JAKARTA (Reuters) -Indonesia will start reopening restaurants, malls and places of worship in some areas including the capital Jakarta, President Joko Widodo said on Monday, as new coronavirus cases have fallen sharply from their peak and vaccinations rise.
Starting Tuesday, restaurants and places of worship in parts of the world’s fourth most populous country will be able to operate at 25% capacity and shopping malls at 50%, Widodo told a virtual press conference.
“Since July 15, cases have fallen 78%. The recovery rate is also higher than new positive cases,” he said. “Seeing that several indicators are starting to improve, the government will consider making gradual adjustments to some restrictions.”
For the first time since mid-June, Indonesia reported fewer than 10,000 new coronavirus cases on Monday. Daily deaths were also under 1,000 for the first time in more than a month.
While cases have declined in Jakarta and some parts of Java, the highly contagious Delta variant of the virus continues to surge on other islands in the Indonesian archipelago, including in parts of Sumatra, Kalimantan, Sulawesi and remote Papua.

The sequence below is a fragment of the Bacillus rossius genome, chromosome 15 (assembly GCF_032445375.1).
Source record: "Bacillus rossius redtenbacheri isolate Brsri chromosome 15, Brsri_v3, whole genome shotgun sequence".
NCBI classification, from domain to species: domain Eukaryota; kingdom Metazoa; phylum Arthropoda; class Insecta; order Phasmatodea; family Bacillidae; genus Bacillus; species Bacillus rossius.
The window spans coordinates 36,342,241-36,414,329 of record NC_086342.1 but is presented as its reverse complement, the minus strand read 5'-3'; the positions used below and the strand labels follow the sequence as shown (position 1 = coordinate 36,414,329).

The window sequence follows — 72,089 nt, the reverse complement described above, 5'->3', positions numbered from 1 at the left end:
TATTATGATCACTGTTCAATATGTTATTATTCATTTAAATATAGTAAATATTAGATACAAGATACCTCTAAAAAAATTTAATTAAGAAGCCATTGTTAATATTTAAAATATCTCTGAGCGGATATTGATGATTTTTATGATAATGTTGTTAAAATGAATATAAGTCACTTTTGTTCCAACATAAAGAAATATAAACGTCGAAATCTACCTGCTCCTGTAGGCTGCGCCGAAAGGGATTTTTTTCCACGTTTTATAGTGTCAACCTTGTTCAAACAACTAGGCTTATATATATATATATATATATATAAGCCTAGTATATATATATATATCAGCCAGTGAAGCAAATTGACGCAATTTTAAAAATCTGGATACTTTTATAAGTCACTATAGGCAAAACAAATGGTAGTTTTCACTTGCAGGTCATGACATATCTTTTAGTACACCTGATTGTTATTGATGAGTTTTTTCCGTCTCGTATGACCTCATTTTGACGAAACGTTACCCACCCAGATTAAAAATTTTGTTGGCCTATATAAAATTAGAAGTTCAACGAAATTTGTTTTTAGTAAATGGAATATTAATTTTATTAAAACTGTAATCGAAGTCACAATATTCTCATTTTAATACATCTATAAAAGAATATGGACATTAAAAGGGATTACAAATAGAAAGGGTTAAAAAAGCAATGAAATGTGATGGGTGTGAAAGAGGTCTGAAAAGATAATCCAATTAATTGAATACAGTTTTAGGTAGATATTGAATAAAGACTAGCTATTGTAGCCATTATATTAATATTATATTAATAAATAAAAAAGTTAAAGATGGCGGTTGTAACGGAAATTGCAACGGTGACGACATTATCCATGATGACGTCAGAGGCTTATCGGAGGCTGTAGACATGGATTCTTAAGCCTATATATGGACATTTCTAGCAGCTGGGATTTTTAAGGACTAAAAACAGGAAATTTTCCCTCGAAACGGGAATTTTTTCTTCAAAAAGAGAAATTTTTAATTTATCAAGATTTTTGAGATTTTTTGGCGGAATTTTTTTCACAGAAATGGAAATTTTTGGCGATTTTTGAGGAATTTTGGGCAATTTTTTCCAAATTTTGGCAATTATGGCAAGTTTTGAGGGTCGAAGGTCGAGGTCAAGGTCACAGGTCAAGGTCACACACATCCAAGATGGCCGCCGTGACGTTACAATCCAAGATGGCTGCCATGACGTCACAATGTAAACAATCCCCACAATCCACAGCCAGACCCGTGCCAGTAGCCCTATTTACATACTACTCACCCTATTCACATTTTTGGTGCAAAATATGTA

Senior minister Luhut Pandjiatan told a separate press conference later on Monday that Indonesia’s system of social mobility restrictions – called PPKM – will stay as long as the coronavirus remains.
The government will assess the situation every week or two and tweak the severity of the restrictions accordingly, he said.
“PPKM will continue to apply throughout the pandemic.”
COVID-19 restrictions on the popular holiday island Bali meanwhile, will remain in place, Pandjiatan said, but could be eased in the coming weeks.
Earlier on Monday, Jakarta’s deputy governor said that the Indonesian capital had reached herd immunity, as a majority of the city’s residents were fully vaccinated. [L4N2PU16F]
Nationally, just over 11% of the population have been fully vaccinated since the Southeast Asian nation began its inoculation programme this January.
(Reporting by Agustinus Beo Da Costa; Writing by Fathin Ungku; Editing by Susan Fenton and Mark Heinrich)